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 »  Home  »  In Memoriam  »  (E) In Memoriam Ana Komadina of New Mexico
(E) In Memoriam Ana Komadina of New Mexico
By Nenad N. Bach | Published  10/18/2004 | In Memoriam | Unrated
(E) In Memoriam Ana Komadina of New Mexico

 

Ann Komadina lived to teach

 

From the October 16, 2004 issue of the Abluquerque Tribune. John Peter Kraljic, Esq.

Ann Komadina lived to teach

By Jeff Commings
Tribune Reporter

Teaching was such a natural way of life for Ann Komadina that when she retired from Albuquerque Public Schools in 1977, she never thought it meant her mentoring days were over.

"She was a marvelous Spanish teacher for me," said her niece, Julie Weaks Gutierrez. "Whenever I had a difficult time, she would sit down and be my tutor."

Komadina's brother and former student, Al Grubesic, said her desire to learn and pass on that knowledge to everyone made her a role model in the family.

"She was a very vibrant person," he said. "It was hard to keep up with her."

Komadina, who died Sept. 23 at an undisclosed age, was born in Dawson, N.M., of Croatian parents.

She majored in English and Spanish at the University of New Mexico. Though many would agree that the graduate degree in Spanish she earned at UNM would qualify her as a master of the language, Komadina still wanted to learn more. She continued her Spanish studies in Mexico, living with families there to better understand the cultures and language.

She returned to New Mexico to teach English and Spanish at Albuquerque High School. She also directed plays for the junior and senior classes there for many years. One of her students was the late Kim Stanley, who became a star on Broadway and in movies.

"Every year at Albuquerque High, they would put on a Christmas cantata," said Weaks Gutierrez. "We waited anxiously for that show every year, and it was amazing that, given all the things she was already doing, that she pulled it off."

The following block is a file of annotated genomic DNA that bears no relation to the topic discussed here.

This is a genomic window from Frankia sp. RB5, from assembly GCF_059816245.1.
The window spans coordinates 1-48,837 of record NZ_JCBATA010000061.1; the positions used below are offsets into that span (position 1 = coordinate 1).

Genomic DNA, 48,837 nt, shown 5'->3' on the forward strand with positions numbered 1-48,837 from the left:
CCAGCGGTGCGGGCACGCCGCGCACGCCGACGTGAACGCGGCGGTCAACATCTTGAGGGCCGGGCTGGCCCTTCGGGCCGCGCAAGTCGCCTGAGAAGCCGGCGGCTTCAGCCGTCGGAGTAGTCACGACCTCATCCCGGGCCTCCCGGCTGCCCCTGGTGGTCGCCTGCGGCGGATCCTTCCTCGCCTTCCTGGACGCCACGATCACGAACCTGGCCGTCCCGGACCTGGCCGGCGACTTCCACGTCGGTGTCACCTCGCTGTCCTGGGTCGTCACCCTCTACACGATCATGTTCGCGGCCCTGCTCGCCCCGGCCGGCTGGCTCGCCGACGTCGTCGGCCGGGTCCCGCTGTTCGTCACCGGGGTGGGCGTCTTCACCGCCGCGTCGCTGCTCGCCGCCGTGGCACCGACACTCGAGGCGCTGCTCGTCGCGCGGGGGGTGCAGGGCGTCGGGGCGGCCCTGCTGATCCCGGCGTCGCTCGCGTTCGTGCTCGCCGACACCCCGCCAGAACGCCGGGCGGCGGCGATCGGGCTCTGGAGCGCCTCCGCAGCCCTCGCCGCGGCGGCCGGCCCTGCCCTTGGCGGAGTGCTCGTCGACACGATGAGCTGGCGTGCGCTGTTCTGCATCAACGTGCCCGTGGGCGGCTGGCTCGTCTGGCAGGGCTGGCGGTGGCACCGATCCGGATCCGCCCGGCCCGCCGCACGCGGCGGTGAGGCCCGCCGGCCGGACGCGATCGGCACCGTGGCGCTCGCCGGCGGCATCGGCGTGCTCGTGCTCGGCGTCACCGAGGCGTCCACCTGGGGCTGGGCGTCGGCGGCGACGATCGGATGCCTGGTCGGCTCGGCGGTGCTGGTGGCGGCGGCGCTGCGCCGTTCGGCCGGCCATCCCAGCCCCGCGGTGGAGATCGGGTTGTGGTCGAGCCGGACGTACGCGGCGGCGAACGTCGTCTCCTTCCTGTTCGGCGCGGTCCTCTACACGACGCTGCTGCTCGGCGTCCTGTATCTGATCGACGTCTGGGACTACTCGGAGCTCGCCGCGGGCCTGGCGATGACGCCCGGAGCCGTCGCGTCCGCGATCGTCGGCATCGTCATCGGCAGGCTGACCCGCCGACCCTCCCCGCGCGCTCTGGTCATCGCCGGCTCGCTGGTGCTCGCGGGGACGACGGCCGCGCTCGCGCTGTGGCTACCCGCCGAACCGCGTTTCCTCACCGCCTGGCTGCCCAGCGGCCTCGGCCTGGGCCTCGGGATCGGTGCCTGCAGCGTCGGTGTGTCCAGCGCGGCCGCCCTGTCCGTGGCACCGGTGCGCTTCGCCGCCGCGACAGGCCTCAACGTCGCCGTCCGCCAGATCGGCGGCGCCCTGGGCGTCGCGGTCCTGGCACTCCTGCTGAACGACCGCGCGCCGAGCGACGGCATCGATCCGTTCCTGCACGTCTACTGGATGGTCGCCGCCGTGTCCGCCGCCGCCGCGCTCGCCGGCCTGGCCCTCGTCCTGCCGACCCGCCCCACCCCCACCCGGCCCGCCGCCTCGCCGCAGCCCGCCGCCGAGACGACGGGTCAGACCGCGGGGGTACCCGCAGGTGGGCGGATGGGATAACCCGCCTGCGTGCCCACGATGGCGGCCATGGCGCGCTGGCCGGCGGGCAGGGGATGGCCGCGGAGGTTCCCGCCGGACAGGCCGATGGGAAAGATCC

Just when everyone thought her plate was full to overflowing, Komadina added Russian expertise to her rÇsumÇ, earning a master's degree in Russian from Indiana University at 45.

"She decided she just wanted another challenge," Grubesic said. "Even though Russia was at the time our enemy, she couldn't think of a better way to learn about the enemy than study their customs."

She became the first Russian teacher in APS, teaching the language to students at Sandia, Valley, Highland and Albuquerque high schools. She continued to work in foreign languages as an administrator at APS until her retirement.

After that, her family became her students.

"Teaching was her great love in life," Weaks Gutierrez said. "She was always trying out some new technique . . . on those of us who were the kids in the family."

"One of the great things I remember most about my sister was she took two of my kids to Europe," Grubesic said. "That had a great effect on them because they came back with a great appreciation for the United States."

Even in the time shortly before her death, Grubesic said his sister was eager to teach.

"We were in the car and she was telling (the kids), 'All right, I need to teach you how to say hello in four languages.' She was always in that mindset of wanting people to learn."

 

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